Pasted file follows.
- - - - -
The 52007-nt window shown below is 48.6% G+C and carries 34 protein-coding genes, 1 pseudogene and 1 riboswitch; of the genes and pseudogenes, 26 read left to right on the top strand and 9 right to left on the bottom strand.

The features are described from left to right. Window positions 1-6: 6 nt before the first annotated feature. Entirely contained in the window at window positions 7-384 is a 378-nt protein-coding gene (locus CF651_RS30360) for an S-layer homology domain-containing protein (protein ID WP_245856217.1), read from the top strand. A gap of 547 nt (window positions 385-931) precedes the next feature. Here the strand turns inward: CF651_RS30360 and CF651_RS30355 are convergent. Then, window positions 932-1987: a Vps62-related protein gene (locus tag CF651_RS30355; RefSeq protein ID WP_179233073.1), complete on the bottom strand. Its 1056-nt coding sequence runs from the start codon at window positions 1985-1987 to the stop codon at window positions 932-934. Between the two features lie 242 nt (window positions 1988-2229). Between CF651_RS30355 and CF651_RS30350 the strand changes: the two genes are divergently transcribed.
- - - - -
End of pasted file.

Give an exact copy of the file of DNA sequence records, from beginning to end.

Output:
The 52007-nt window shown below is 48.6% G+C and carries 34 protein-coding genes, 1 pseudogene and 1 riboswitch; of the genes and pseudogenes, 26 read left to right on the top strand and 9 right to left on the bottom strand.

The features are described from left to right. Window positions 1-6: 6 nt before the first annotated feature. Entirely contained in the window at window positions 7-384 is a 378-nt protein-coding gene (locus CF651_RS30360) for an S-layer homology domain-containing protein (protein ID WP_245856217.1), read from the top strand. A gap of 547 nt (window positions 385-931) precedes the next feature. Here the strand turns inward: CF651_RS30360 and CF651_RS30355 are convergent. Then, window positions 932-1987: a Vps62-related protein gene (locus tag CF651_RS30355; RefSeq protein ID WP_179233073.1), complete on the bottom strand. Its 1056-nt coding sequence runs from the start codon at window positions 1985-1987 to the stop codon at window positions 932-934. Between the two features lie 242 nt (window positions 1988-2229). Between CF651_RS30355 and CF651_RS30350 the strand changes: the two genes are divergently transcribed.